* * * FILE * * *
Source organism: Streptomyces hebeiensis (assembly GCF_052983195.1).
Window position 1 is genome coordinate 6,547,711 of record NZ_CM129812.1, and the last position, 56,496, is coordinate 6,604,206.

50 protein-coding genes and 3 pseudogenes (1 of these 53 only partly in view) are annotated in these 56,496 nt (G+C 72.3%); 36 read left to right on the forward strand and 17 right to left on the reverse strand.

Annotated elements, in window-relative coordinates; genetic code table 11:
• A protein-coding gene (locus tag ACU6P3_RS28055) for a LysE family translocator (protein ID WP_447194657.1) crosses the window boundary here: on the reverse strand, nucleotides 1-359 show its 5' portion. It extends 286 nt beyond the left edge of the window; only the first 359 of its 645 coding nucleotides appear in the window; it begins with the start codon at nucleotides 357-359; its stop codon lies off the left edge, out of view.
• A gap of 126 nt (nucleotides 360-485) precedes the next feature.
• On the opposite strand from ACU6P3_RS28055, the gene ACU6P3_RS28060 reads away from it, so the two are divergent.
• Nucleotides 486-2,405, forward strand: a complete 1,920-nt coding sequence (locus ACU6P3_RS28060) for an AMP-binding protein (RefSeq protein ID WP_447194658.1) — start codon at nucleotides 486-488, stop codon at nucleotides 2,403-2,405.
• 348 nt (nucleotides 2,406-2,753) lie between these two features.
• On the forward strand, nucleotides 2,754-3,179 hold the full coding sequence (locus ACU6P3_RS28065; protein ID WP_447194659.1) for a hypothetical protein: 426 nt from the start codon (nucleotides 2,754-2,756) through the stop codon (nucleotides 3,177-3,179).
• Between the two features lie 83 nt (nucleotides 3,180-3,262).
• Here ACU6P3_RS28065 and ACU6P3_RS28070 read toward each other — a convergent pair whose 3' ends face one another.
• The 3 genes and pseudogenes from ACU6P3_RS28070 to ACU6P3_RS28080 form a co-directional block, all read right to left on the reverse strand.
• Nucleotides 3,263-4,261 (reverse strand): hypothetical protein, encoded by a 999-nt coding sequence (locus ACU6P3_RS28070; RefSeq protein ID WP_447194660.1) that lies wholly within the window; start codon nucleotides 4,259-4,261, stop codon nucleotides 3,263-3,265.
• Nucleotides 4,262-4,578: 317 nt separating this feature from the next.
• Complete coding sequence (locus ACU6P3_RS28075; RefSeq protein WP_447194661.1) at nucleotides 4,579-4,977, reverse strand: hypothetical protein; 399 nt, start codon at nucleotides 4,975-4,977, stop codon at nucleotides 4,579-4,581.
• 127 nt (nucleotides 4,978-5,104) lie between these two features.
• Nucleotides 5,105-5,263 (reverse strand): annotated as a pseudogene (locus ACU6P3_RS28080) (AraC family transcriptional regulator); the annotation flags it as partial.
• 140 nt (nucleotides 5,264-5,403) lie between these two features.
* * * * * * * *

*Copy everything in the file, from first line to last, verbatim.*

Source organism: Streptomyces hebeiensis (assembly GCF_052983195.1).
Window position 1 is genome coordinate 6,547,711 of record NZ_CM129812.1, and the last position, 56,496, is coordinate 6,604,206.

50 protein-coding genes and 3 pseudogenes (1 of these 53 only partly in view) are annotated in these 56,496 nt (G+C 72.3%); 36 read left to right on the forward strand and 17 right to left on the reverse strand.

Annotated elements, in window-relative coordinates; genetic code table 11:
• A protein-coding gene (locus tag ACU6P3_RS28055) for a LysE family translocator (protein ID WP_447194657.1) crosses the window boundary here: on the reverse strand, nucleotides 1-359 show its 5' portion. It extends 286 nt beyond the left edge of the window; only the first 359 of its 645 coding nucleotides appear in the window; it begins with the start codon at nucleotides 357-359; its stop codon lies off the left edge, out of view.
• A gap of 126 nt (nucleotides 360-485) precedes the next feature.
• On the opposite strand from ACU6P3_RS28055, the gene ACU6P3_RS28060 reads away from it, so the two are divergent.
• Nucleotides 486-2,405, forward strand: a complete 1,920-nt coding sequence (locus ACU6P3_RS28060) for an AMP-binding protein (RefSeq protein ID WP_447194658.1) — start codon at nucleotides 486-488, stop codon at nucleotides 2,403-2,405.
• 348 nt (nucleotides 2,406-2,753) lie between these two features.
• On the forward strand, nucleotides 2,754-3,179 hold the full coding sequence (locus ACU6P3_RS28065; protein ID WP_447194659.1) for a hypothetical protein: 426 nt from the start codon (nucleotides 2,754-2,756) through the stop codon (nucleotides 3,177-3,179).
• Between the two features lie 83 nt (nucleotides 3,180-3,262).
• Here ACU6P3_RS28065 and ACU6P3_RS28070 read toward each other — a convergent pair whose 3' ends face one another.
• The 3 genes and pseudogenes from ACU6P3_RS28070 to ACU6P3_RS28080 form a co-directional block, all read right to left on the reverse strand.
• Nucleotides 3,263-4,261 (reverse strand): hypothetical protein, encoded by a 999-nt coding sequence (locus ACU6P3_RS28070; RefSeq protein ID WP_447194660.1) that lies wholly within the window; start codon nucleotides 4,259-4,261, stop codon nucleotides 3,263-3,265.
• Nucleotides 4,262-4,578: 317 nt separating this feature from the next.
• Complete coding sequence (locus ACU6P3_RS28075; RefSeq protein WP_447194661.1) at nucleotides 4,579-4,977, reverse strand: hypothetical protein; 399 nt, start codon at nucleotides 4,975-4,977, stop codon at nucleotides 4,579-4,581.
• 127 nt (nucleotides 4,978-5,104) lie between these two features.
• Nucleotides 5,105-5,263 (reverse strand): annotated as a pseudogene (locus ACU6P3_RS28080) (AraC family transcriptional regulator); the annotation flags it as partial.
• 140 nt (nucleotides 5,264-5,403) lie between these two features.